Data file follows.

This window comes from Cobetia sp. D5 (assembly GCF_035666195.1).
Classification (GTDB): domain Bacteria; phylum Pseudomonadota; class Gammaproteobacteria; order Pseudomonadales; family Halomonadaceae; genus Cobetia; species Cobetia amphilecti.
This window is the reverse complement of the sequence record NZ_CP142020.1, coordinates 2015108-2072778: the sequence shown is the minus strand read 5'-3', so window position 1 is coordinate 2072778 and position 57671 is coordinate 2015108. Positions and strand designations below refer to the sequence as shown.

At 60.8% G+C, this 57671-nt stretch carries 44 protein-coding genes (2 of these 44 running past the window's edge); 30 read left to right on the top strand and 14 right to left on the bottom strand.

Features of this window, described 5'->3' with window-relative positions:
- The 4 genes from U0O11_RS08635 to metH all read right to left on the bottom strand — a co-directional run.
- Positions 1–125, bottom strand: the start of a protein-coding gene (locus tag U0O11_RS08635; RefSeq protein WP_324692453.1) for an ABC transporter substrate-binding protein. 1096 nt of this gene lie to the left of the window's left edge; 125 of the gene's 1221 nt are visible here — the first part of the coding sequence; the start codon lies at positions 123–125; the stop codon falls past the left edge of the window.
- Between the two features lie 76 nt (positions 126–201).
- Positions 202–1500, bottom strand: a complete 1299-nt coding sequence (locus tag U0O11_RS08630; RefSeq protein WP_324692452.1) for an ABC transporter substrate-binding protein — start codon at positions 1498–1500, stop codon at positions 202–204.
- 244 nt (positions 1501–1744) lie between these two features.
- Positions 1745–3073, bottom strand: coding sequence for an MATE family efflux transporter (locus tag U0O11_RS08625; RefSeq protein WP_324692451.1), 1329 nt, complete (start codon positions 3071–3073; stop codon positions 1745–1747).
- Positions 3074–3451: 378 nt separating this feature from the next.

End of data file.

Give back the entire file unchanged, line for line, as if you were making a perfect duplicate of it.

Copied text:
This window comes from Cobetia sp. D5 (assembly GCF_035666195.1).
Classification (GTDB): domain Bacteria; phylum Pseudomonadota; class Gammaproteobacteria; order Pseudomonadales; family Halomonadaceae; genus Cobetia; species Cobetia amphilecti.
This window is the reverse complement of the sequence record NZ_CP142020.1, coordinates 2015108-2072778: the sequence shown is the minus strand read 5'-3', so window position 1 is coordinate 2072778 and position 57671 is coordinate 2015108. Positions and strand designations below refer to the sequence as shown.

At 60.8% G+C, this 57671-nt stretch carries 44 protein-coding genes (2 of these 44 running past the window's edge); 30 read left to right on the top strand and 14 right to left on the bottom strand.

Features of this window, described 5'->3' with window-relative positions:
- The 4 genes from U0O11_RS08635 to metH all read right to left on the bottom strand — a co-directional run.
- Positions 1–125, bottom strand: the start of a protein-coding gene (locus tag U0O11_RS08635; RefSeq protein WP_324692453.1) for an ABC transporter substrate-binding protein. 1096 nt of this gene lie to the left of the window's left edge; 125 of the gene's 1221 nt are visible here — the first part of the coding sequence; the start codon lies at positions 123–125; the stop codon falls past the left edge of the window.
- Between the two features lie 76 nt (positions 126–201).
- Positions 202–1500, bottom strand: a complete 1299-nt coding sequence (locus tag U0O11_RS08630; RefSeq protein WP_324692452.1) for an ABC transporter substrate-binding protein — start codon at positions 1498–1500, stop codon at positions 202–204.
- 244 nt (positions 1501–1744) lie between these two features.
- Positions 1745–3073, bottom strand: coding sequence for an MATE family efflux transporter (locus tag U0O11_RS08625; RefSeq protein WP_324692451.1), 1329 nt, complete (start codon positions 3071–3073; stop codon positions 1745–1747).
- Positions 3074–3451: 378 nt separating this feature from the next.